January 20, 2006

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Friday, January 20, 2006

Was the press a little too bi-partisan when it described who pocketed a lobbyist’s money? Also, a media health-care huckster becomes a free-speech champion. Plus, farewell to one of history’s most effective ad campaigns, it was Absolut perfection.

Tap Dance

The NSA’s warrant-less wiretapping program has generated the first of what are likely to be many legal challenges. The ACLU accuses the government of violating the constitutional rights of a group of academics, activists, and journalists, all of whom believe they may have been monitored. But lawyer Jonathan Turley tells ...

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Speak Well, Or Not At All

In a couple of weeks, Turkish novelist Orhan Pamuk is scheduled to go on trial for the crime of insulting his country. European Union officials now debating Turkey’s application to join the group have decried the prosecution as an affront to freedom of expression. But some of those critics come ...

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Party Favor

With lobbyist Jack Abramoff cooperating with a Capitol Hill corruption probe, lawmakers on both sides of the aisle are taking great pains to show they’re committed to ethics reforms. Because Republicans and Democrats benefited from the dirty lobbyist’s largesse. Or at least that’s what it would seem like from the ...

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To Swiftboat (v.)

At the start of the 2004 Campaign, John Kerry’s military experience was a political asset. Then came the Swift Boat Veterans for Truth, whose smears against the candidate’s military record were picked up and reported uncritically by the media. Last week, there was another attempt at swift-boating, as the GOP-connected ...

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Letters

Listeners respond to last week’s discussion of passing at the movies and nightmare virus scenarios.

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Name Withheld

Video images of a kidnapped reporter in Iraq were a fixture in the news this week. News of Jill Carroll’s abduction was first reported on the day she went missing, but her identity wasn’t reported until two days later. Not because the press didn’t know her name, but because they’d ...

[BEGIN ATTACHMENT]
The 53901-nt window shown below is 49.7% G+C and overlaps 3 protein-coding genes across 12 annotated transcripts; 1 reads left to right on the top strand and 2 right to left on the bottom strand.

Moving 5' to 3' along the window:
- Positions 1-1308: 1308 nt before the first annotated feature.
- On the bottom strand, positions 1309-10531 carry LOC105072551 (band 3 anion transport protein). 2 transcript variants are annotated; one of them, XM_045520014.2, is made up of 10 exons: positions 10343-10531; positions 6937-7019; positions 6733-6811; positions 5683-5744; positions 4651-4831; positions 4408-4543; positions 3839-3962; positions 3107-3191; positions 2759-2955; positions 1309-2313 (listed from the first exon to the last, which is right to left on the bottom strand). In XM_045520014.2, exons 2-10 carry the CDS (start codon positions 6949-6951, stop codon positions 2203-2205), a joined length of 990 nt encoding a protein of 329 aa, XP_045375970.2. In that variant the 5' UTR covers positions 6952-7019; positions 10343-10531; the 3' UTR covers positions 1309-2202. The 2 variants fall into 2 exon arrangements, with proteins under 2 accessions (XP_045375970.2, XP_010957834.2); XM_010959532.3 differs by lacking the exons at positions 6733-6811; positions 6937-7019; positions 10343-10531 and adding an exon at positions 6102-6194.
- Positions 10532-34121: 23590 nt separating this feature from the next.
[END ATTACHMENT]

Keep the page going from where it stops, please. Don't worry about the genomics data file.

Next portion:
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Medicine Show

For years, Kevin Trudeau used late-night infomercials to pitch everything from memory enhancers to cancer cures. He was eventually sued by the Federal Trade Commission, and, in a settlement, agreed to pay two million dollars and cease product sales. And so he did the only thing the government would let ...

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Absolut Exhaustion

If you were watching a lot of TV this week, you might have caught the debut of a new Absolut ad. In itself, the spot is hardly revolutionary. What was revolutionary was the accompanying announcement that after 25 years and some 1,500 print ads, Absolut is moving away from the ...

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Pyramid Scheme

This week, the USDA said it would tweak its new food pyramid to include warnings about mercury in fish. If you didn’t notice, you’re probably not alone, because the latest pyramid design is entirely Internet-based. As NYU nutritionist Marion Nestle told Brooke last year when the new design was unveiled, ...

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